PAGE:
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Born: 1954, Oldenburg, Germany
Lives and Works: Düsseldorf, Germany
In his architectural models, figurative-inspired sculptures, and works on paper, Thomas Schütte uses distinctly un-monumental and anti-heroic gestures to examine formal artistic issues of scale, color, and dimensionality as well as to interrogate fundamental concerns of humankind. His work explores the role of the human subject, along with its limits and possibilities, through a nontraditional and expressive brand of figuration. Perhaps the best-known examples of his imaginative reinterpretation of the human figure are his Grosse Geister (Big spirits), large, amorphous, twisting characters cast in aluminum, bronze, or steel. From these ongoing explorations, the Zombies have evolved as fragmented sculptural piles of appendages, torsos, and heads taken from the Grosse Geister forms. Indebted to classical sculpture, Schütte's "figurative" heaps could perhaps be read as the artist's tragicomic interpretation of the human condition. Likewise his delicate watercolor paintings depict far more than their titles suggest. In Apple 5 (2007), for example, the sliced half of an apple lies near a grimacing stick-figure formally upending the objects' relative scale while imbuing the scene with unresolved allegorical intimations.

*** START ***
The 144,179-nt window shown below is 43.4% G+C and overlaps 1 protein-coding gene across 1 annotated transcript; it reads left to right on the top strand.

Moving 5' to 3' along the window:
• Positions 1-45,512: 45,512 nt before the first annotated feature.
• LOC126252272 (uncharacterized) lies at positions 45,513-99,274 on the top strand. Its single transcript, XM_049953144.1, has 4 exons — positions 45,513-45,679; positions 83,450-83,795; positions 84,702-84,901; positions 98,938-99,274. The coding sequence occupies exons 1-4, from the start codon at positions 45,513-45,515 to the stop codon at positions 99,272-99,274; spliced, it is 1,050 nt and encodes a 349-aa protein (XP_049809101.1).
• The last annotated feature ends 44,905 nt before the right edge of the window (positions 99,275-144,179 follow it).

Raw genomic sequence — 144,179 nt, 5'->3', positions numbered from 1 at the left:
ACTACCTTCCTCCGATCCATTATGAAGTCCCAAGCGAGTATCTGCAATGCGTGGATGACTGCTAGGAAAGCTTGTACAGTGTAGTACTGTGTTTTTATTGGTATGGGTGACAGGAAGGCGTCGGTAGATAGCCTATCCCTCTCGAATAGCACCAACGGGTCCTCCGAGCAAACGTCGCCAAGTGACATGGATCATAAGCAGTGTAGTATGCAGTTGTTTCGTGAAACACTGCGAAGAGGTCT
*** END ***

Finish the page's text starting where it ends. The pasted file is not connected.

Links: Thomas Schütte on web